The excavation has uncovered remains of four different civilizations: Byzantine, Hellenistic, Mycenaean, and Minoan. The very oldest settlement dates to the Prepalatial Period (3100-2000 BCE), long before Minoans built their great palaces. These early structures present a conservation problem because the builders used mud bricks, which are not so durable as stone.
Joseph Roberts, the site architect, shows us where the dig has extended down into the Prepalatial zone. Beneath the stone foundations and walls of later structures, the older building materials are plainly evident. Left exposed to the weather, these ancient materials will crumble and the stone structures above could collapse. The best way to protect this fragile zone is to rebury it.
We decide to explore the site while the team assembles their equipment. The cobbled lane through the hillside town is very similar to what we saw in Gournia. The signs are also like those at Gournia, and for good reason. The signs here and elsewhere were made at the Center as part of their education program.
Informative signs can be very helpful at archaeological sites, because many visitors see only ruins and cannot visualize what the place was like during ancient times. A good sign provides context and meaning to what the visitor observes. A good example is the town’s ceremonial center, the largest building in town.
This Late Minoan building stood three stories high and had a small courtyard where townspeople gathered for important meetings and religious ceremonies. All that can be seen today are outlines of the building – the courtyard, cut stone walls, pillars and stairs to the upper level. An artist’s reconstruction shows visitors what a grand building it was in ancient times, and the sign describes what archaeologists found. (Click here for a quick slide show.)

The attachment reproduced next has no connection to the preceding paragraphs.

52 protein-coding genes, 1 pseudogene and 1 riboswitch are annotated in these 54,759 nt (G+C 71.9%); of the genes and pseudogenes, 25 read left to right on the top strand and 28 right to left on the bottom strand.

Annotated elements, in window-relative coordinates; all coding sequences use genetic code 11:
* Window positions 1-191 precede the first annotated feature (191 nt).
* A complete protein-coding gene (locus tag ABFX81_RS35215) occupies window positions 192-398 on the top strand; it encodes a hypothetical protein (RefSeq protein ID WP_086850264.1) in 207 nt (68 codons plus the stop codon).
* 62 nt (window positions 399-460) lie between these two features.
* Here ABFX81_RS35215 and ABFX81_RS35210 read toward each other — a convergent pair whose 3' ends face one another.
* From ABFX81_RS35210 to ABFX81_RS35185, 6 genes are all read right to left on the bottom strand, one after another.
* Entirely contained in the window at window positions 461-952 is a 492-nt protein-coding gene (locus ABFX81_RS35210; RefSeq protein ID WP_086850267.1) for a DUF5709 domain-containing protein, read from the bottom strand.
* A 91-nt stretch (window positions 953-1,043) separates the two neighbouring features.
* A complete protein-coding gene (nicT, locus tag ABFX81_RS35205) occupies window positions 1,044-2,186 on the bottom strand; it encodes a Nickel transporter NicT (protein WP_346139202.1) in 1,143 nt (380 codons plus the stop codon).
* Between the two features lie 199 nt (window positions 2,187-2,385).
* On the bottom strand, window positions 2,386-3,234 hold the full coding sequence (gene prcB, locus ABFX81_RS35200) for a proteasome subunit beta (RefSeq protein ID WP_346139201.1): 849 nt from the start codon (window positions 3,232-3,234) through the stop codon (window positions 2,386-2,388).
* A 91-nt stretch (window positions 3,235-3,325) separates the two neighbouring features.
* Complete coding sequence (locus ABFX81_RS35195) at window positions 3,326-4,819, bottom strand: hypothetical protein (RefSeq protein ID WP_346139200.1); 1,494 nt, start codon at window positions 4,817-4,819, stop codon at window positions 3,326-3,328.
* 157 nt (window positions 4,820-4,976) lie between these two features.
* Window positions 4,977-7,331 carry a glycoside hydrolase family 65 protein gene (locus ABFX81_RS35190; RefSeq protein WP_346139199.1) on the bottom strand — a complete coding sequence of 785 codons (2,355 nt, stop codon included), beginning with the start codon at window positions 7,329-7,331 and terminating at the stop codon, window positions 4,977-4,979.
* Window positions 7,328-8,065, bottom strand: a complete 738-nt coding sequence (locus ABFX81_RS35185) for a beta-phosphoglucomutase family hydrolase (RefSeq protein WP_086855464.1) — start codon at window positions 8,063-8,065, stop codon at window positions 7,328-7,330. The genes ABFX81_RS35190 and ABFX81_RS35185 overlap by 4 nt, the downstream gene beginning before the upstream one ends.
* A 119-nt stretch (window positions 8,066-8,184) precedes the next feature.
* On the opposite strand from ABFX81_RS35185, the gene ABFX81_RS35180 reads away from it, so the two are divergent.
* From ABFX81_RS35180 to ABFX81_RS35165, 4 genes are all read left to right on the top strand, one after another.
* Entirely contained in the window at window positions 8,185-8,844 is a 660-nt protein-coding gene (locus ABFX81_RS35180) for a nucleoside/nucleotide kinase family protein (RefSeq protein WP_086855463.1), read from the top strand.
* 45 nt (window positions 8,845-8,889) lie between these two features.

It is easy to become lost in this ancient town, because neighborhoods are jumbled together in a sort of urban labyrinth – not unlike some contemporary Greek villages we have seen. Because the town is in ruins, it is difficult to tell one house from another, and this is why signs provide a more educational and interesting visit.
The best-preserved house (identified as C.3) is a three-story building terraced against the hillside, with storerooms on the lower level. All the details are not readily evident when we first examine the building, and this is where an artist’s reconstruction is helpful. If it looks a bit familiar, go to the taverna photo at the beginning of this chronicle and compare architectural features. Greek builders (especially in the Aegean) have used certain traditional design elements for thousands of years.
A ramp leads to a doorway into the main floor, above the basement storage rooms. A staircase just inside the entrance ascends to the upper floor, where the bedrooms were probably located. The basement storage area contained many storage jars and a stockpile of damaged bronze tools and copper ingot fragments (which might have been used for trading).
The signage around the site provides information in two languages. It is all part of the documentation involved in closing an excavation and (in the case of Mochlos) opening the site for visitors.
The project crew had finished assembling the long boom by the time we returned, and they were ready to start shooting photos. After a brief conference with Dr. Soles and Mr. Roberts, they raised the camera over building D.2 and began to create a photographic record of the site. Click here for a slide show depicting the process.
Not all excavation sites are photographed before they are closed down. And photography is only one of many types of record-keeping used to document archaeological work.
During the excavation, every procedure – from site grids to the labeling of finds – is very important. Then the finds are carefully handled and processed by conservators, who record everything that happens to each item. Artifacts (man-made things), ecofacts (natural things) and features (structures) are studied. Papers, articles and books are written to explain the significance of what was found, and how this adds to our knowledge of the past. Eventually, all of this documentation finds its way into the hands of students who are fascinated with the past and have dreams of making the next big discovery.